US7056835Jul 24, 2003Jun 6, 2006Asm America, Inc.Surface preparation prior to deposition
US7405453May 17, 2005Jul 29, 2008Asm America, Inc.Incorporation of nitrogen into high k dielectric film
US7476627May 9, 2006Jan 13, 2009Asm America, Inc.Surface preparation prior to deposition
US7569284Jul 3, 2008Aug 4, 2009Asm America, Inc.Incorporation of nitrogen into high k dielectric film
US8557702Jan 7, 2010Oct 15, 2013Asm America, Inc.Plasma-enhanced atomic layers deposition of conductive material over dielectric layers
DE4307740A1 *Mar 11, 1993Sep 22, 1994Ttk Kunststoff Tech GmbhVerfahren zur Herstellung von Gehäusen mit wenigstens einer metallischen Abschirmschicht
EP0351533A1 *Jun 6, 1989Jan 24, 1990International Business Machines CorporationProcess for coating a substrate with metallic layer
EP0512386A1 *Apr 29, 1992Nov 11, 1992International Business Machines CorporationHigh adhesion performance roll sputtered strike layer
WO1990000632A1 *Jul 12, 1989Jan 25, 1990Georges Jean ClausseMetallizations and substrates obtained by vacuum evaporation of a plurality of metals from a source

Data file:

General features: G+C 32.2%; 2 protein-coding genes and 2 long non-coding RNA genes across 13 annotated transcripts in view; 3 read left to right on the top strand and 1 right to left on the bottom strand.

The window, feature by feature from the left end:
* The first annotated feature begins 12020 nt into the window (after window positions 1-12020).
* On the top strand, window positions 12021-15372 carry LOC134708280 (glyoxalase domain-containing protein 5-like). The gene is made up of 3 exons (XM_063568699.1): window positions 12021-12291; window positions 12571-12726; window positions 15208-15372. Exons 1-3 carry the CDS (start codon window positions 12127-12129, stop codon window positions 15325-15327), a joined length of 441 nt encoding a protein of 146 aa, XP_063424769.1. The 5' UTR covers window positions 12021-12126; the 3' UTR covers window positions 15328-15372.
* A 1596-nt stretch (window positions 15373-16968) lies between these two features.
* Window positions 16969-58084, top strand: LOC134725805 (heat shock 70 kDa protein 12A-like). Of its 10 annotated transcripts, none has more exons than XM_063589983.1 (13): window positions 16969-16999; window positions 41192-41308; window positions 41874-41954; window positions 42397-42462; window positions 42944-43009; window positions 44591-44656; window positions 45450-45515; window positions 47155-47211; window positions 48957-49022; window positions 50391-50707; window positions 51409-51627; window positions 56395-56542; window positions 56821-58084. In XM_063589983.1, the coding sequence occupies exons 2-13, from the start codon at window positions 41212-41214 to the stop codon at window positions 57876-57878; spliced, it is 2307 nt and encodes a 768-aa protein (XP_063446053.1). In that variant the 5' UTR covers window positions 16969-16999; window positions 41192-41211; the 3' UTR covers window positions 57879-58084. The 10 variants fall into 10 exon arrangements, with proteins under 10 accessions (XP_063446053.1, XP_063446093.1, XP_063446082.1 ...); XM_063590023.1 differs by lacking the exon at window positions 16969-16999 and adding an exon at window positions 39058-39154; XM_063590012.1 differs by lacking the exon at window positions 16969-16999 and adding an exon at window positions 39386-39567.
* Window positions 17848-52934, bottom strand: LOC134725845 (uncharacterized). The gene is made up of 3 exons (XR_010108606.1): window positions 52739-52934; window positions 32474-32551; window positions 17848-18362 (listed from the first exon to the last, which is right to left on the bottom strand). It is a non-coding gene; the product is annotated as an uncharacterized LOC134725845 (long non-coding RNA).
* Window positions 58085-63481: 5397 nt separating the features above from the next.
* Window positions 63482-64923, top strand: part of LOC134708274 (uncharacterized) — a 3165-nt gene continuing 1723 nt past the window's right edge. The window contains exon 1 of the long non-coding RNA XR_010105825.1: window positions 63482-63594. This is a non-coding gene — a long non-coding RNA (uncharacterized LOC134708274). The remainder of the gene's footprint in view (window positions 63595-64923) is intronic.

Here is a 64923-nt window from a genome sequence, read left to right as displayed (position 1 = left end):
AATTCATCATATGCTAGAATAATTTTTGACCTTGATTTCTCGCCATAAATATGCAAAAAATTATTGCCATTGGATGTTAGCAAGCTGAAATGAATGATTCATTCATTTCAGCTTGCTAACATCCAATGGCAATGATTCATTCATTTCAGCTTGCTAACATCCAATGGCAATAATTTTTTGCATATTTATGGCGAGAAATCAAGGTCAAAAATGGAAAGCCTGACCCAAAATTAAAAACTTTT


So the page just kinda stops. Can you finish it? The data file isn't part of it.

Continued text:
WO2009057072A2 *Oct 30, 2008May 7, 2009Nokia CorpElectronic device electrical shielding
Classifications
U.S. Classification427/537, 427/250, 427/404, 174/394, 427/535
International ClassificationC23C14/02, H05K9/00
Cooperative ClassificationH05K9/0088, C23C14/022
European ClassificationC23C14/02A2, H05K9/00M4E
Legal Events
DateCodeEventDescription
Dec 21, 1993FPExpired due to failure to pay maintenance fee
Effective date: 19931003
Oct 3, 1993LAPSLapse for failure to pay maintenance fees
Mar 29, 1989FPAYFee payment
Year of fee payment: 4
Nov 17, 1988ASAssignment
Owner name: STOKES VACUUM INC., 5500 TABOR RD., PHILADELPHIA,
Free format text: ASSIGNMENT OF ASSIGNORS INTEREST.;ASSIGNOR:PENNWALT CORPORATION, A CORP. OF PA;REEL/FRAME:004999/0048
Effective date: 19880901
Owner name: STOKES VACUUM INC.,PENNSYLVANIA
Free format text: ASSIGNMENT OF ASSIGNORS INTEREST;ASSIGNOR:PENNWALT CORPORATION, A CORP. OF PA;REEL/FRAME:4999/48
Free format text: ASSIGNMENT OF ASSIGNORS INTEREST;ASSIGNOR:PENNWALT CORPORATION, A CORP. OF PA;REEL/FRAME:004999/0048
Owner name: STOKES VACUUM INC., PENNSYLVANIA
Sep 26, 1988ASAssignment
Owner name: STOKES VACUUM, INC., 5500 TABOR ROAD PHILADELPHIA,
Free format text: ASSIGNMENT OF ASSIGNORS INTEREST.;ASSIGNOR:PENWALT CORPORATION;REEL/FRAME:004944/0347
Effective date: 19880901
Owner name: STOKES VACUUM, INC.,PENNSYLVANIA
Free format text: ASSIGNMENT OF ASSIGNORS INTEREST;ASSIGNOR:PENWALT CORPORATION;REEL/FRAME:4944/347
Free format text: ASSIGNMENT OF ASSIGNORS INTEREST;ASSIGNOR:PENWALT CORPORATION;REEL/FRAME:004944/0347
Mar 21, 1984ASAssignment
Owner name: PENNWALT CORPORATION THREE PARKWAY PHILADELPHIA, P
Free format text: ASSIGNMENT OF ASSIGNORS INTEREST.;ASSIGNOR:MILLER, WALTER J.;REEL/FRAME:004234/0601
Effective date: 19840208